Palaeontology and Open Science roundup: 4th May, 2018

Welcome to your usual weekly roundup of vaguely interesting stuff that happened in the last week! Enjoy, and let me know if I’ve missed anything out. Previous week.

Palaeontology news

  • Maxwell et al: Sporadic sampling, not climatic forcing, drives observed early hominin diversity.
  • Vavrek and Brinkman: The first record of a trionychid turtle (Testudines: Trionychidae) from the Cretaceous of the Pacific Coast of North America.

Open Science News

  • Springer Nature warns of ‘free access’ threat to revenues: “Springer Nature, the world’s second largest academic publisher, has warned investors ahead of its €3.6bn Frankfurt listing next month that potential legal changes and pressure to provide free access to publicly funded research risk undermining its business model.”
  • Death By 1,000 Cuts | Periodicals Price Survey 2018: “For the last 24 years, the titles of this annual survey have reflected the library journals environment. From “Reality Bites” to “Fracking the Ecosystem,” the articles have detailed the prominent issues in serials at the time of publication, many of which have been with us for decades. At times the library world seems mired in the equivalent of the story line of the movie Groundhog Day, in which the lead character is trapped in a time loop, destined to repeat the same actions over and over until he makes significant changes in his attitude and, therefore, his situation.”
  • New Commission guidance supports EU Member States in transition to Open Science.
  • Laakso and Polonioli: Open access in ethics research: an analysis of open access availability and author self-archiving behaviour in light of journal copyright restrictions.
  • Open and inclusive collaboration in science: A framework – OECD.
  • PLOS launch their new preprint collaboration with biorXiv.
  • 23 new funders join the open research publishing movement – F1000.
  • First international transfer of accessible books in Kyrgyzstan under the Marrakesh Treaty for persons with print disabilities – EIFL.
  • A statement calling on AI researchers to withhold submissions to Nature Machine Intelligence has garnered over 1,600 signatures.
  • Liam Earney – National licence negotiations advancing the open access transition – a view from the UK.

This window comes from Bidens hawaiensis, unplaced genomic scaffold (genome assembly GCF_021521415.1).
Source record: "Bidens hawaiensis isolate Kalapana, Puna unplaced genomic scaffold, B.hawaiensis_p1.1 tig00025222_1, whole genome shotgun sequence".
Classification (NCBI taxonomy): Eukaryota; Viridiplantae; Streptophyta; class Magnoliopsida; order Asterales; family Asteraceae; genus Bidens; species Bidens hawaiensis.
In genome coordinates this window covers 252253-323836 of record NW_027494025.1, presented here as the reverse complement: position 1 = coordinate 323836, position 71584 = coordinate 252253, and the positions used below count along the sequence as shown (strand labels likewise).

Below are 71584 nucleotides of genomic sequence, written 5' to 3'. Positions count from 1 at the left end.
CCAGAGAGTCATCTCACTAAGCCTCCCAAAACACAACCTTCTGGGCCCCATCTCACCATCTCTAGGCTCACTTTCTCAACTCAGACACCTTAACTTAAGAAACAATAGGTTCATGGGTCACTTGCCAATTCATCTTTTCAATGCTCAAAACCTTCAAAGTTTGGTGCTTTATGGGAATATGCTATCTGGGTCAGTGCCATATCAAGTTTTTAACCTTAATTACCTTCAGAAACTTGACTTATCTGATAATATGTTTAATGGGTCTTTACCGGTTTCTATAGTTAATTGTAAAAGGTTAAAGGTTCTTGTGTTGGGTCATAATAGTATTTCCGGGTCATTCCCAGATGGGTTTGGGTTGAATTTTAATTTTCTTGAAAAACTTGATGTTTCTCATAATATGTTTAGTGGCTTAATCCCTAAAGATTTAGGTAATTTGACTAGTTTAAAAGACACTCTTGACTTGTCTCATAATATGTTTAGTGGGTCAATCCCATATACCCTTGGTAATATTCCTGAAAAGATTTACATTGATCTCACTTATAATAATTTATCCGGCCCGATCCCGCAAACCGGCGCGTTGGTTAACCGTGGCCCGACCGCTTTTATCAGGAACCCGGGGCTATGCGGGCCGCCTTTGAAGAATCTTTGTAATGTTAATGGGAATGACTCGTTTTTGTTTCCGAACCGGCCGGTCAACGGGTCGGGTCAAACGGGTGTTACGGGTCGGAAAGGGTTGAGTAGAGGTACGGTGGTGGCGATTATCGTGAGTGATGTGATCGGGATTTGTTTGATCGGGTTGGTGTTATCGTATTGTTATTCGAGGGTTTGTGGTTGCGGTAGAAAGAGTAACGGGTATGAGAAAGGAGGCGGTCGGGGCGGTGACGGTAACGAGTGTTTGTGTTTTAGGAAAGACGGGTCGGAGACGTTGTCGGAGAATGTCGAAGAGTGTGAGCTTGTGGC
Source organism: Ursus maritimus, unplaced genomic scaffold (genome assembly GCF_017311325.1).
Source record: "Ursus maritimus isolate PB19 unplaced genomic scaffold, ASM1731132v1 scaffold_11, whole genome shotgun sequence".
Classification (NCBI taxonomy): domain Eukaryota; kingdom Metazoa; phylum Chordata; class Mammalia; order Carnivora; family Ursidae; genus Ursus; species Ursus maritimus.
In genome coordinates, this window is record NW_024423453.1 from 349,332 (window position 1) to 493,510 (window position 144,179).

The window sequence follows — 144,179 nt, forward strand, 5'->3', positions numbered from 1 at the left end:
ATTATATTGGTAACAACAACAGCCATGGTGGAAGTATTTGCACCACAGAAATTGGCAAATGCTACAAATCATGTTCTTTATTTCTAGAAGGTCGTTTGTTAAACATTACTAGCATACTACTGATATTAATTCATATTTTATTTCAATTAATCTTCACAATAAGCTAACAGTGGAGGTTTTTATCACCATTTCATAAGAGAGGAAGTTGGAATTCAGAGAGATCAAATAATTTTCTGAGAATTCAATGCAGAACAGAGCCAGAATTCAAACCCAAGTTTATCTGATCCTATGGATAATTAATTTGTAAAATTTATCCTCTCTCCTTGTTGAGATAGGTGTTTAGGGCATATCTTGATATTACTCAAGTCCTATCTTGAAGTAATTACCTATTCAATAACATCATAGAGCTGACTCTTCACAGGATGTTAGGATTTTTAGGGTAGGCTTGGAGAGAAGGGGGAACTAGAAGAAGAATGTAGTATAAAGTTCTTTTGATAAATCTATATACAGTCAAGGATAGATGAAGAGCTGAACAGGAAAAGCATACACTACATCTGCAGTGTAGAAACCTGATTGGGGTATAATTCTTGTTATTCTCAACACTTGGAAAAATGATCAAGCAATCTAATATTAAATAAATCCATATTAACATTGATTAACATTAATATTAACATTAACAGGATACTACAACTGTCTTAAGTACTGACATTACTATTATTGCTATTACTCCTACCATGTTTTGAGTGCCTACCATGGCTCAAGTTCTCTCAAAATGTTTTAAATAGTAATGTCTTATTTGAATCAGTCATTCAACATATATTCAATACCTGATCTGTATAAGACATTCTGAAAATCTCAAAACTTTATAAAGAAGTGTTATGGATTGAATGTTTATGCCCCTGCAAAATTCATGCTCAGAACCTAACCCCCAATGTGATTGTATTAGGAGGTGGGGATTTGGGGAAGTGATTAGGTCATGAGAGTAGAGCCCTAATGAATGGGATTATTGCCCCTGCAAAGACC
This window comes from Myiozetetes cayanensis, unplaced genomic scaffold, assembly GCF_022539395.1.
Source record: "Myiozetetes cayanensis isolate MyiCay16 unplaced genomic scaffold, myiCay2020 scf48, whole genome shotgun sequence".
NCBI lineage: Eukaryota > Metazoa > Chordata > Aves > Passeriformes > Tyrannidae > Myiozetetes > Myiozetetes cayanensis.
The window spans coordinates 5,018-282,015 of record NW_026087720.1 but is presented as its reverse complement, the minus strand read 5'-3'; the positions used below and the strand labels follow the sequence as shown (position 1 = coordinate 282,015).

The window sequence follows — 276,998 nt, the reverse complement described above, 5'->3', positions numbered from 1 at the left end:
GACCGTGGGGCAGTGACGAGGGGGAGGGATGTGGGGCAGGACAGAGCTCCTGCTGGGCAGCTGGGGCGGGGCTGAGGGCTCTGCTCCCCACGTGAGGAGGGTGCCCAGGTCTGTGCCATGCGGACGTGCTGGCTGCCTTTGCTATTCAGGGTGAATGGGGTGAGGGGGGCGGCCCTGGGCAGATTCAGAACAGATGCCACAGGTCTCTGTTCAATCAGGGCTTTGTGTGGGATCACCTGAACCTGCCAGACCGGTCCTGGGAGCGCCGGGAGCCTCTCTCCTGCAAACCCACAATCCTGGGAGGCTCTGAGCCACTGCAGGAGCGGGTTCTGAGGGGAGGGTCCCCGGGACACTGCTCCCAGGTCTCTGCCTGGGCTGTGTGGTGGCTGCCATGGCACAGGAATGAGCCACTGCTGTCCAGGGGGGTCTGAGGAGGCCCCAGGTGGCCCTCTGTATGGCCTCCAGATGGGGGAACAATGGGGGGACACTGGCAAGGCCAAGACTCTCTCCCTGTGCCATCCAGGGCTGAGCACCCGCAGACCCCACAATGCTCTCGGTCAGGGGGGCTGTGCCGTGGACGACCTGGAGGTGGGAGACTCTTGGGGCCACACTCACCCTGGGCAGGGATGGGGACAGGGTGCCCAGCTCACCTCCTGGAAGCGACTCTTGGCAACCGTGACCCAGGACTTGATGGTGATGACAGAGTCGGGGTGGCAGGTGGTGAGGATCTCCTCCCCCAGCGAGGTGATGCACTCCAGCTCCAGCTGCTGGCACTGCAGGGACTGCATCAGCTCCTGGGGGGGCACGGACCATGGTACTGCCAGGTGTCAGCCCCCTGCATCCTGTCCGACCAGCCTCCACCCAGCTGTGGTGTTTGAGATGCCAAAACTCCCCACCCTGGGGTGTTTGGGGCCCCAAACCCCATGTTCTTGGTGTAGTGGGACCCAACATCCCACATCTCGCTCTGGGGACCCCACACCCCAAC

• Data-visualization tools drive interactivity and reproducibility in online publishing – Nature.
  • Is Copyright Piracy Morally Wrong or Merely Illegal? The Malum Prohibitum/Malum in Se Conundrum – Rick Anderson.
  • Federer et al: Data sharing in PLOS ONE: An analysis of Data Availability Statements.
  • Ghaphery et al: Green on What Side of the Fence? Librarian Perceptions of Accepted Author Manuscripts.
  • Wellcome ‘disappointed’ over fall in open-access compliance: “In particular, compliance by Oxford University Press fell “significantly”, according to the trust, because the publisher has been experiencing problems with converting outputs to a format that is compliant with Europe PubMed Central’s technical requirements. Wellcome said it would monitor the situation over three to six months, to ensure that it was resolved, and seek compensation from the publisher “for the poor service delivered to researchers, institutions and funders over the last 12 months”, it said.”

Stuff I’ve done

  • Launched the MetaPaleo project on GitHub! At the moment, includes two sub-projects, which anyone can openly contribute to:
    • OpenPaleo, to investigate the ‘openness’ of palaeontological research.
    • Time Series, to develop a standardised protocol for time series analysis of palaeontological data.
  • Add the Communications Strategy to the Open Science MOOC, and updated Module 5 on Open Research Software and Open Source.
    • Also announced new strategic partnerships with FigshareConscience, and a range of other organisations.

Other stuff

  • Waller et al: Strength in numbers: collaborative science for new experimental model systems.

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